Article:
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Title: The Kaya Girl
Author: Mamle Wolo
Binding: Paperback
Genre: Young-Adult Fiction
Publisher: Techmate Publishers Ltd, Ghana
Pages: 182
Publication Date:  2012

Reason for reading: Bought it at the recently held Yari Yari Conference on Women Writers of African descent I attended. The author is also known to me.

What would a privileged girl from a rich and educated family have in common with a poor girl from the Northern part of Ghana who has the ignoble job of carrying loads and luggage of customers for a living? Two young girls, aged fourteen from differing cultures, aspirations and outlooks meet and instantly a bond so profound, deep and beautiful is created between them that spans the test of time and their loyalty to each other.

Faiza, the indomitable heroine, proves that the Kayayoo or Kaya-girl can have a future, in this case, as a medical doctor. Her strong and fearless spirit, bright outlook to life, humour and maturity that belies her years are great assets that the author explores to the full in bringing out this significant fact. That it is not where you are born or the circumstances of your background, but what you make of yourself and the opportunities presented that matter.

Faiza’s foil, Abena, from the privileged home, loves Faiza for her courage, freedom and for just being  different from her. Their relationship is based on mutual respect, and much curiosity about each other’s background. Perhaps, the most significant aspect of this beautiful relationship is Faiza’s first lesson from Abena, on the revolution of the earth, an inspiration that serves as a catalyst for the transformation of her life.

Mamle Wolo’s The Kaya Girl does not champion the cause of the downtrodden in the Ghanaian society. What the author does with her story  is to highlight the beauty, potential and humanness of the Kayayoo (load carrier or porter) who come down south to the metropolitan cities of Accra and Kumasi to seek greener pastures. The only profession available to them is to be porters, carting loads of the everyday Ghanaian who goes shopping in the cities. These girls have no relatives and nowhere to sleep. They survive by their instincts and sheer determination and will power. Some migrate to escape forced marriages and some come down to make money to buy much-needed items to set them up in future marriages. Yet some make money to help their poor relatives up north.

The author uses the story within the story approach to draw attention to the issue of forced marriages in the country. This she does so well, through Faiza as she narrates the story of her cousin, Asana, weaving and telling it in a vivacious manner as only a teen-girl can, and yet with so much candor and feeling.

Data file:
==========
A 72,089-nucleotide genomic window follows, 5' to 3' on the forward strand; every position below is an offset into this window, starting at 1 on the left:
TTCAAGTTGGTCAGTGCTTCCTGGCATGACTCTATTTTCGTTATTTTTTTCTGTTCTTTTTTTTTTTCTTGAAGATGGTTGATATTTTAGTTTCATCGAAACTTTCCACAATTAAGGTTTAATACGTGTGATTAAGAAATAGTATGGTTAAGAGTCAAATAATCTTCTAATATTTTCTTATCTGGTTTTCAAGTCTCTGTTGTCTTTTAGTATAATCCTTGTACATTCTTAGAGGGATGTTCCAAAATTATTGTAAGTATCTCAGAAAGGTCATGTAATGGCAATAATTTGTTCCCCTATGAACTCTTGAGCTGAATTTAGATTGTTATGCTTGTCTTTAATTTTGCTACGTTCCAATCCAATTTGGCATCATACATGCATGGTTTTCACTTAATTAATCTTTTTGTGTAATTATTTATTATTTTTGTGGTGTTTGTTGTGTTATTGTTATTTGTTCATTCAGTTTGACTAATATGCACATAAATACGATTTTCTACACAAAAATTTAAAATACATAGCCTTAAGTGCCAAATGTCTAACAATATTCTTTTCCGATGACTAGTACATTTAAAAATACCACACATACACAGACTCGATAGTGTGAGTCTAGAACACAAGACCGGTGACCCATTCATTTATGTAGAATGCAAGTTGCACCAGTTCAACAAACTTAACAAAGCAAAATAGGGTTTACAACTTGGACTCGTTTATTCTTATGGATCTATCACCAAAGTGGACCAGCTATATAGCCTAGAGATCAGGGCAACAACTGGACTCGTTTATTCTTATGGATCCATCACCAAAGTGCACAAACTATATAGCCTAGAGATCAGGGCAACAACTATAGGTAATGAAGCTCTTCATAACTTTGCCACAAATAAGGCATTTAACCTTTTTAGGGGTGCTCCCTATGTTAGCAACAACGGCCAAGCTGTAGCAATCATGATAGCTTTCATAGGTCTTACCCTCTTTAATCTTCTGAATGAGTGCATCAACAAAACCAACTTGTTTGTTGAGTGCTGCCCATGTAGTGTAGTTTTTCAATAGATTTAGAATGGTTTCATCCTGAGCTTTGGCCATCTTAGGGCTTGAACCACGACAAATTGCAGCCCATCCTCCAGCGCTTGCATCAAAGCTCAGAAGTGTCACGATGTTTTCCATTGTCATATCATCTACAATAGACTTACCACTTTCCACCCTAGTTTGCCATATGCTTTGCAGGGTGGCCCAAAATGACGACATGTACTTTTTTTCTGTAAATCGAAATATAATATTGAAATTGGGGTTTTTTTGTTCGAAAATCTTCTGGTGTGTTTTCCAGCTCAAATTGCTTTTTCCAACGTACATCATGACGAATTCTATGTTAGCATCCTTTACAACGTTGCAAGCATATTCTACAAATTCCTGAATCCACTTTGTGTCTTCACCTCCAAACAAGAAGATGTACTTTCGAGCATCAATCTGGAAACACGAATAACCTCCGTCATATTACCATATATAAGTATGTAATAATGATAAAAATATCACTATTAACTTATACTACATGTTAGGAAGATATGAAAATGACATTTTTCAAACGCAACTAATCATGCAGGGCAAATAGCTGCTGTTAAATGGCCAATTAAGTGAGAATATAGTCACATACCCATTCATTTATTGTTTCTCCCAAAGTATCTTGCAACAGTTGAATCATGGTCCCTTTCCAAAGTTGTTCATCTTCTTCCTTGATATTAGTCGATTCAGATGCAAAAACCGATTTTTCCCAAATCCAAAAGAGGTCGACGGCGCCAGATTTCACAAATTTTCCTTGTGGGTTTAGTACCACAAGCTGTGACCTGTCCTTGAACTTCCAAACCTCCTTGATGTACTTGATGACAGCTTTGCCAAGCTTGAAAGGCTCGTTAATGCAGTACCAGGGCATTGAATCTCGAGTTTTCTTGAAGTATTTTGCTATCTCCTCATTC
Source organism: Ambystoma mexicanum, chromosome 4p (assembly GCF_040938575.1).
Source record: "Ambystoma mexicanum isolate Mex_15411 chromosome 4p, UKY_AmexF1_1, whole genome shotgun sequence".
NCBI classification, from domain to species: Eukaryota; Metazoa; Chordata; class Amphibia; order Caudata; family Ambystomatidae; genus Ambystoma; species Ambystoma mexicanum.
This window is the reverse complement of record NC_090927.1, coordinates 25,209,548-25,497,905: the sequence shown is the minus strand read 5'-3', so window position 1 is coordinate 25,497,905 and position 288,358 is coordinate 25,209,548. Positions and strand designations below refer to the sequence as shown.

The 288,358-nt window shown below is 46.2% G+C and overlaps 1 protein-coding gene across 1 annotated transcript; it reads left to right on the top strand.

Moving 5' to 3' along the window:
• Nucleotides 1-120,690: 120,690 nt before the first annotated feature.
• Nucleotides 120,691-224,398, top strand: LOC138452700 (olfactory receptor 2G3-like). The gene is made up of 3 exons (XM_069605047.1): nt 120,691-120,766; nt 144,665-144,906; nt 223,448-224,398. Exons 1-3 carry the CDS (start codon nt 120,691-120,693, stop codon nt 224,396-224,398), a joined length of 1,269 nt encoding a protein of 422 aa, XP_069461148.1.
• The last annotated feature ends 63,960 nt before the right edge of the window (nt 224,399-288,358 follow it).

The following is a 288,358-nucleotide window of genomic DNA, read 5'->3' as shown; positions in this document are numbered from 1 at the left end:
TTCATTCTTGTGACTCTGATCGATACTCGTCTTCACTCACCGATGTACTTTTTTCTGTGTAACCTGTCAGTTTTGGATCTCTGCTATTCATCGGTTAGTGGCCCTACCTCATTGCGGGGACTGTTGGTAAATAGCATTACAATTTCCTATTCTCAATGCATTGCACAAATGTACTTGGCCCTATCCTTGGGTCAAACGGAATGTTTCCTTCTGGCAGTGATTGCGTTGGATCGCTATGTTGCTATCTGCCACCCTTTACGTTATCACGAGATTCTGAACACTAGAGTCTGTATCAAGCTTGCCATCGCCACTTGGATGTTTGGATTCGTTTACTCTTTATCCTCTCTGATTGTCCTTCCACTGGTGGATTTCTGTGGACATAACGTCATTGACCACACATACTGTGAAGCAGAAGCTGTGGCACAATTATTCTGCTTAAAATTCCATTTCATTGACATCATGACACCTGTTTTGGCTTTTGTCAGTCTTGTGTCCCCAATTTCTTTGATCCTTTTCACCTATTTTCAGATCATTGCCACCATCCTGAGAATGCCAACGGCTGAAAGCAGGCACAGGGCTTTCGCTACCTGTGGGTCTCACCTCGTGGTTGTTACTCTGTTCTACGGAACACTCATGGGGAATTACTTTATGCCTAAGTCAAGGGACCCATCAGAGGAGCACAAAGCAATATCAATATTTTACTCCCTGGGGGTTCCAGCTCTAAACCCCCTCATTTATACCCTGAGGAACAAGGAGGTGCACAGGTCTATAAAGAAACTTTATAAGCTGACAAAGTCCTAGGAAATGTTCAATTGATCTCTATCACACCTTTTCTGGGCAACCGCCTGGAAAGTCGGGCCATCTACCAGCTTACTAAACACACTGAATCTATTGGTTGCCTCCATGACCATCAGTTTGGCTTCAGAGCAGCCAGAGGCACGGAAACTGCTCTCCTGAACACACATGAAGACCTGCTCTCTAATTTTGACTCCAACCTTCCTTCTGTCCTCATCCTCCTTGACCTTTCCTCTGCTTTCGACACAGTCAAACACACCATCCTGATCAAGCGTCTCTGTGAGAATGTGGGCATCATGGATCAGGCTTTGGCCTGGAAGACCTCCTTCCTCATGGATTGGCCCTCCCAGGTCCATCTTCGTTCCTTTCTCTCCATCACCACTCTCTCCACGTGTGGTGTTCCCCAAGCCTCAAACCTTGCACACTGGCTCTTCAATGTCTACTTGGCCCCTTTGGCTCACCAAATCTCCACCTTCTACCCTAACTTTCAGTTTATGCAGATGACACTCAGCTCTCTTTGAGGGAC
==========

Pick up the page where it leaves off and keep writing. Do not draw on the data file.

The Kaya-Girl is a wonderful story, simple and told with much warmth, and humour. The characters are well-rounded, authentic, full of life and gaiety. I could identity with the two girls alternatively as I read and that is a good thing. Even the older ones Like Auntie Lydia, Abena’s rich Makola trader aunt comes across as stern but fun with a soft heart.

Celebrating The Kaya Girl will be to celebrate the new, young and emerging Ghanaian writers who are revolutionizing the creative writing process in diverse genres, young adult fiction among them. Some time back, I was lamenting the fact that YA books were just not available in Ghana. I eat my words. The Kaya Girl and other YA books like The Mystery of the Haunted House and The Twelfth Heart to name but a few are fine testaments to this.

The Kaya Girl comes highly recommended to all who love YA fiction and adults wanting to know about Ghana.

About the Author

Martina Odonkor (writes under the pseudonym Mamle Wolo) a writer of Ghanaian and German parentage, was born and raised in Ghana until the age of 14 when she moved to the United Kingdom. She completed her secondary schooling there, after which she studied at the University of Cambridge, where she obtained her BA and MA in Modern Languages and her MPhil in Latin-American Studies. She returned to Ghana in 1992 where she has since been resident and works as a freelance consultant in development issues. She took up fiction writing in the late 1990s and has since written numerous short stories under the name Mamle Kabu, all of which have been published in various anthologies and journals in Africa, the UK and the US. One of these is “The End of Skill”, which was nominated for the Caine Prize for African Writing in 2009.

Mamle also won the first prize in the 2011 Burt Award for African Literature, with her story ‘The Kaya Girl’.

She is a co-director of the Writers’ Project of Ghana and combines her work and writing with the raising of her two lovely children.

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